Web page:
President Donald Trump’s nominee to lead the Department of Veterans Affairs, Robert Wilkie, has a long past in Republican politics and a long track record of working on veterans’ issues.
He also was a member and longtime supporter of organizations dedicated to preserving Confederate memorials and honoring the Confederacy.
The Washington Post reported Tuesday on Wilkie’s past, including that, until 2005, he was “a fixture at the annual memorial ceremonies in Washington held by descendants of Confederate veterans around the birthday of Jefferson Davis.” He was also a member of the Sons of Confederate Veterans, the Post’s Paul Sonne and Lisa Rein reported.
During a 1993 debate over a patent renewal for the Confederate organization the United Daughters of the Confederacy (whose logo included the flag of the Confederacy), Wilkie said: “What we are seeing is an attempt in the name of political correctness to erase entire blocks of our history. The question is whether we’re going to wipe out the history of millions of Americans who trace their heritage to the losing side.”
And in 2001, he was the most prominent Bush administration official to attend a wreath laying at a Confederate memorial in Arlington National Cemetery, joining other attendees in saluting the Confederate flag.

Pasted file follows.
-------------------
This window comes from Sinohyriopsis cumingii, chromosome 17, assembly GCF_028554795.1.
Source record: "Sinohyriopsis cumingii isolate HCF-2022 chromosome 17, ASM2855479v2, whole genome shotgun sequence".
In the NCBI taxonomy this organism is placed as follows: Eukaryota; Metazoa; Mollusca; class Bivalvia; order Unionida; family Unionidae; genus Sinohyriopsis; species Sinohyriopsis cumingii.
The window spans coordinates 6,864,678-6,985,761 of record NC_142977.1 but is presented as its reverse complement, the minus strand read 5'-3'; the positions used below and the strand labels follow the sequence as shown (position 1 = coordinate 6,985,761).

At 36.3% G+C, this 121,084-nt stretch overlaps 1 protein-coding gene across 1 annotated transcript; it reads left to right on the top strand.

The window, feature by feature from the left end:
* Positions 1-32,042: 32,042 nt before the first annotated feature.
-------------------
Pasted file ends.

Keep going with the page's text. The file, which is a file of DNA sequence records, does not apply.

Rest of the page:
In a statement made to the Washington Post, the Pentagon said that Wilkie no longer attends the ceremonies or counts himself a member of the Sons of Confederate Veterans, and in a statement given to the paper, Wilkie said the commemorations of the Confederacy he once attended were now “part of the politics that divide us.”
His reconsideration (or alleged reconsideration) of Confederate memorials comes as many localities across the country are taking down monuments to the losers of the American Civil War, causing consternation among those who believe that such memorials are a homage to Southern heritage.
Robert Wilkie has actually been running the VA for months, since his predecessor, David Shulkin, was fired, but Trump officially nominated him to officially lead the VA on May 18. His confirmation hearing will take place on Wednesday.
Before working with the VA, Wilkie served as the Pentagon’s undersecretary for personnel and readiness. During his confirmation hearing for that role, he said that his life was deeply intertwined with the military, through his father’s service in Vietnam and through his own service in the Navy and in the Air Force.
“I have been privileged to see this military life from many angles,” Wilkie said, “as a dependent, as the son of a gravely wounded combat soldier, as an officer with a family in the military health care system, and as a senior leader in the White House and the Pentagon.”